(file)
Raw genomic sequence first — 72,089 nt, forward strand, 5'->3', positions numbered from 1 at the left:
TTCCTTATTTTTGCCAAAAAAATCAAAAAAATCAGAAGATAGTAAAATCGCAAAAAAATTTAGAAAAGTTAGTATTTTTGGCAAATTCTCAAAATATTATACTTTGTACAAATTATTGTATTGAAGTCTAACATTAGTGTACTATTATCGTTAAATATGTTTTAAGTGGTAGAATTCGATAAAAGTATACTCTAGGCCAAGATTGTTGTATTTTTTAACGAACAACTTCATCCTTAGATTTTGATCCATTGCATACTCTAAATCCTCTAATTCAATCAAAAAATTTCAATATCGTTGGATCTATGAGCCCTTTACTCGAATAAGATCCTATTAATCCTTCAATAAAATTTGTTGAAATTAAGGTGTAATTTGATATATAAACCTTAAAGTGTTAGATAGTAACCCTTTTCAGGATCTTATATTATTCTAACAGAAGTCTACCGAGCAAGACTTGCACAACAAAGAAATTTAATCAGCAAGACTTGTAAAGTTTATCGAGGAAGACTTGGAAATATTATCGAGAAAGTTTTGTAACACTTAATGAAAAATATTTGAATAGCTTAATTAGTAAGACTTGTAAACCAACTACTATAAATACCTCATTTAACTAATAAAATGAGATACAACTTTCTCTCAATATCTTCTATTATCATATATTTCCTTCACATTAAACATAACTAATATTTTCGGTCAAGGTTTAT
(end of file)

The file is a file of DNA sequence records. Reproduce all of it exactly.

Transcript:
Raw genomic sequence first — 72,089 nt, forward strand, 5'->3', positions numbered from 1 at the left:
TTCCTTATTTTTGCCAAAAAAATCAAAAAAATCAGAAGATAGTAAAATCGCAAAAAAATTTAGAAAAGTTAGTATTTTTGGCAAATTCTCAAAATATTATACTTTGTACAAATTATTGTATTGAAGTCTAACATTAGTGTACTATTATCGTTAAATATGTTTTAAGTGGTAGAATTCGATAAAAGTATACTCTAGGCCAAGATTGTTGTATTTTTTAACGAACAACTTCATCCTTAGATTTTGATCCATTGCATACTCTAAATCCTCTAATTCAATCAAAAAATTTCAATATCGTTGGATCTATGAGCCCTTTACTCGAATAAGATCCTATTAATCCTTCAATAAAATTTGTTGAAATTAAGGTGTAATTTGATATATAAACCTTAAAGTGTTAGATAGTAACCCTTTTCAGGATCTTATATTATTCTAACAGAAGTCTACCGAGCAAGACTTGCACAACAAAGAAATTTAATCAGCAAGACTTGTAAAGTTTATCGAGGAAGACTTGGAAATATTATCGAGAAAGTTTTGTAACACTTAATGAAAAATATTTGAATAGCTTAATTAGTAAGACTTGTAAACCAACTACTATAAATACCTCATTTAACTAATAAAATGAGATACAACTTTCTCTCAATATCTTCTATTATCATATATTTCCTTCACATTAAACATAACTAATATTTTCGGTCAAGGTTTAT